Step 6: Click on Plots icon and select the Enable Plots checkbox. This enables us to view the throughput plot of the application App1 CBR.

Step 7: Click on Run simulation. The simulation time is set to 100 seconds. In the "Static ARP Configuration" tab, Static ARP is set to disable.

Packet Loss Probability with BER-0.0000001 Sample

Step 1: Right-click the link ID (of a wired link) and select Properties to access the link's properties. Set Max Uplink Speed and Max Downlink Speed to 10 Mbps. Set Uplink BER and Downlink BER to 0. Set Uplink Propagation Delay and Downlink Propagation Delay as 100 microseconds for the links 1 and 3 (between the Wired Node's and the routers). Set Uplink Propagation Delay and Downlink Propagation Delay as 50000 microseconds and Uplink BER and Downlink BER to 0.0000001 for the backbone link connecting the routers, i.e., 2.

Step 2: Click on Run simulation. The simulation time is set to 100 seconds. In the "Static ARP Configuration" tab, Static ARP is set to disable.

Output#

In Figure 9‑3, we report the application metrics data for data transfer over a loss-less link (Packet Loss Probability with BER-0 sample).

Figure 9‑3: Application Metrics when BER=0

In Figure 9‑4, we report the plot of long-term average throughput of the TCP connection over the loss-less link.

Figure 9‑4 Long-term average throughput of TCP New Reno over a loss-less link

We have enabled Wireshark Capture in the Wired Node 1. The PCAP file is generated at the end of the simulation. From the PCAP file, the congestion window evolution graph can be obtained as follows. In Wireshark, select any data packet with a left click, then, go to Statistics > TCP Stream Graphs > Window Scaling > Select Switch Direction. In Figure 9‑5, we report the congestion window evolution of TCP New Reno over the loss-less link.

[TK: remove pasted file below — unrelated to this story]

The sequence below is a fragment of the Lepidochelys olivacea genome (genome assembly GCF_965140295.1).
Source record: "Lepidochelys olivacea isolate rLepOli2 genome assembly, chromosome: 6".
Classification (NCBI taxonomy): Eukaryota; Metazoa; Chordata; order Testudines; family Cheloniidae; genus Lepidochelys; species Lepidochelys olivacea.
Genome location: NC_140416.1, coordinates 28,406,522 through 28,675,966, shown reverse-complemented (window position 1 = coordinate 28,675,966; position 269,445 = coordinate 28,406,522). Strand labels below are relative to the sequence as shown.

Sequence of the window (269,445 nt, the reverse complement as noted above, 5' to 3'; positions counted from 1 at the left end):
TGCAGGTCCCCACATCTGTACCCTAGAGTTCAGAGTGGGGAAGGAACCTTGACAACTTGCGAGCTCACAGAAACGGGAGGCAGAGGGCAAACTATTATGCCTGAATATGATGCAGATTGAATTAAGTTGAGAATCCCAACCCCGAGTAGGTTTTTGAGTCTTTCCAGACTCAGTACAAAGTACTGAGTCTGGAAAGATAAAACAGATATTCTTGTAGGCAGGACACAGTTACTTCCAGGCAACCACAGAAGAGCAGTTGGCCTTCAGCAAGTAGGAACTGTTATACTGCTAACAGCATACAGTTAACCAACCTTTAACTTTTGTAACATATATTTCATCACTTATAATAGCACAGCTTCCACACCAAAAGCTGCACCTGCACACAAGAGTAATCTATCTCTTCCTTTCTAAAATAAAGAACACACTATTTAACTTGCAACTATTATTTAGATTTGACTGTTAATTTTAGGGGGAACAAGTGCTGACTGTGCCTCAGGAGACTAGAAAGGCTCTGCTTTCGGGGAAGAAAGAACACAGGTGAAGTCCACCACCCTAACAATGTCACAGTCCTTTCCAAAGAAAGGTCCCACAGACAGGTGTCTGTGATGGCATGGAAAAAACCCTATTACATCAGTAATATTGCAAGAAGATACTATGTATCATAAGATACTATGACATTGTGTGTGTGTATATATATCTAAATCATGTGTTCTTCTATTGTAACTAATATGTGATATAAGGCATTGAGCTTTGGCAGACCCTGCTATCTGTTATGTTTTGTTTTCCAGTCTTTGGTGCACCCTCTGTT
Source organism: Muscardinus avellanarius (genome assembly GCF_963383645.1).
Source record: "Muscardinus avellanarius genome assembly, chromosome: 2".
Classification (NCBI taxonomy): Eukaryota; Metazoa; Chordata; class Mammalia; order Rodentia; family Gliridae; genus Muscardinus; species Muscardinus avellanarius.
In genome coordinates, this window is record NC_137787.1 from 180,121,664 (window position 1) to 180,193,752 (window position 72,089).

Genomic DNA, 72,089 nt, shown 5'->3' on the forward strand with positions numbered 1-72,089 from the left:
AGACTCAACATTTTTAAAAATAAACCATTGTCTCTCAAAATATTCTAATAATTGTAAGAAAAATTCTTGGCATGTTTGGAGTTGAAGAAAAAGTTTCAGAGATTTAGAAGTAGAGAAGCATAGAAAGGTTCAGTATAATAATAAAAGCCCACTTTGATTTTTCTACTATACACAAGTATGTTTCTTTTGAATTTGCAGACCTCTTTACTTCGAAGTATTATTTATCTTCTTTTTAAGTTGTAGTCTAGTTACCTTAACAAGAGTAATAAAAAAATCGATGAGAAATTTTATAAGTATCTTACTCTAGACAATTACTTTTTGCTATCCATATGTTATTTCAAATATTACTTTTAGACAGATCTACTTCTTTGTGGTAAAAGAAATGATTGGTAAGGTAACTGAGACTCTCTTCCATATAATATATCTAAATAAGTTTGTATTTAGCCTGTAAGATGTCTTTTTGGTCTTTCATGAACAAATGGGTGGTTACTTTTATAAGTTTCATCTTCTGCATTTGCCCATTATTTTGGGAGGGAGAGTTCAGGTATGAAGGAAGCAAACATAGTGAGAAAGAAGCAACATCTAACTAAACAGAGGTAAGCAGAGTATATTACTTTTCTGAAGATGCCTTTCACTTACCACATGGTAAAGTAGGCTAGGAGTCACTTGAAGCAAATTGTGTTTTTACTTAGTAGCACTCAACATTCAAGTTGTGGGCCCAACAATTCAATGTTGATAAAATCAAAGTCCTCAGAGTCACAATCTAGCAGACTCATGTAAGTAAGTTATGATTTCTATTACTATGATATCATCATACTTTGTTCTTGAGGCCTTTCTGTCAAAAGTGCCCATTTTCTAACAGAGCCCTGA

Figure 9‑5: Congestion window evolution with TCP New Reno over a loss-less link.

In Figure 9‑6, we report the application metrics data for data transfer over a lossy link (Packet Loss Probability with BER-0.0000001 sample).

Figure 9‑6: Application Metrics when $BER = 1{\times 10}^{- 7}$

In Figure 9‑7, we report the plot of long-term average throughput of the TCP connection over the lossy link.

Figure 9‑7: Throughput graph

In Figure 9‑8, we report the congestion window evolution of TCP New Reno over the lossy link.

Figure 9‑8 Congestion window evolution with TCP New Reno over a lossy link

Observations and Inference#

  1. In Figure 9‑5, we notice that the congestion window of TCP (over the loss-less link) increases monotonically to 64 KB and remains there forever. So, a block of 64 KBs of data is transferred over a round-trip time (RTT) of approximately 100 milliseconds. Hence, a good approximation of the TCP throughput over the loss-less link is

$$Throughput \approx \frac{Window\ Size\ (in\ bits)}{RTT\ (in\ secs)}$$

$$\ \ \ \ \ \ \ \ \ \ \ \ \ \ \ \ \ \ \ \ \ \ \ \ \ \ \ \ \ \ \ \ \ \ = \frac{65535 \times 8}{100 \times 10^{- 3}} = 5.24\ Mbps$$

We note that the observed long-term average throughput (see Figure 9‑3) is approximately equal to the above computed value.

  1. In Figure 9‑8, for the lossy link with $BER = 1e^{- 7}$, we report the congestion window evolution with New Reno congestion control algorithm. The approximate throughput of the TCP New Reno congestion control algorithm for a packet error rate p, TCP segment size MSS and round-trip time RTT

$$Throughput \approx \sqrt{\frac{3}{2p}\ } \times \frac{MSS\ (in\ bits)}{RTT\ (in\ secs)}$$

$$\ \ \ \ \ \ \ \ \ \ \ \ \ \ \ \ \ \ \ \ \ \ \ \ \ \ \ \ \ \ \ \ \ \ \ \ \ \ \ \ \ \ \ \approx \sqrt{\frac{3}{2 \times 1.2 \times 10^{- 3}}} \times \frac{1460 \times 8}{100 \times 10^{- 3}}$$

$$\ \ \ \ \ = 4.12\ Mbps$$

where the packet error rate p can be computed from the bit error rate ($BER = 1e^{- 7}$) and

PHY layer packet length (1500 bytes, see packet trace) as

$$p = 1 - (1 - BER)^{1500 \times 8} \approx 1.2e^{- 3}$$

We note that the observed long-term average throughput (see Figure 9‑6) is approximately equal to the above computed value.